120. 120. Selection Method Standard: “Generalizability”  Generalizability is the degree to which the validity of a selection method established in one context extends to other contexts.  Three contexts include:  different situations  different samples of people  different time periods
  121. 121. Selection Method Standard: “Generalizability”  It was once believed that validity coefficients were situationally specific—that is, the level of correlation between test and performance would vary as one went from one organization to another.
  122. 122. Selection Method Standard: “Generalizability”  It was also believed that tests showed differential subgroup validity, which meant that the validity coefficients for any test-job performance pair was different for people of different races or genders.
  123. 123. Selection Method Standard: “Generalizability”  Validity generalization stands as an alternative for validating selection methods for companies that cannot employ criterion-related or content validation.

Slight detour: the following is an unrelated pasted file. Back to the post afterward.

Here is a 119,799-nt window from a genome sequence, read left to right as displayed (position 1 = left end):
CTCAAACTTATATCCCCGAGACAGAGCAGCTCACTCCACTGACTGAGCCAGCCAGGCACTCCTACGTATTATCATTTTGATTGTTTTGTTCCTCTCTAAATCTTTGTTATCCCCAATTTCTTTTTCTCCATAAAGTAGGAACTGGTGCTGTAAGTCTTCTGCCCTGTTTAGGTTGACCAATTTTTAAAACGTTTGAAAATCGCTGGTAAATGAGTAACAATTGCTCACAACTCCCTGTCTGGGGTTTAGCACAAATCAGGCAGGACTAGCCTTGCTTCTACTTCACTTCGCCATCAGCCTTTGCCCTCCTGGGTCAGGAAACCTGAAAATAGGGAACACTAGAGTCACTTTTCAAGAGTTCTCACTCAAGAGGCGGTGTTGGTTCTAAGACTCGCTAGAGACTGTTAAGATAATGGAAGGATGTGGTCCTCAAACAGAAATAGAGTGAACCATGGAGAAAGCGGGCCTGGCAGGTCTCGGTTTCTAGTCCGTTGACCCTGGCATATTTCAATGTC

124. 124. UTILITY
  125. 125. Selection Method Standard: “Utility”  Utility is the degree to which the information provided by selection methods enhances the effectiveness of selecting personnel in organizations.  It is impacted by reliability, validity, and generalizability.
  126. 126. Selection Method Standard: “Utility”  Other factors will influence utility even when the latter is constant.  For example, the selection ratio, which is the percentage of people tested versus the total number of applicants, will impact utility as well as the number of people selected, race of employee turnover, and level of performance among chose who leave.
  127. 127. LEGALITY
  128. 128. Selection Method Standard: “Legality”  All selection methods must conform to existing laws and legal precedents.  Three acts have formed the basis for a majority of the suits filed by job applicants:  Civil Rights Act of 1964 and 1991  Age Discrimination in Employment Act of 1967  Americans with Disabilities Act of 1991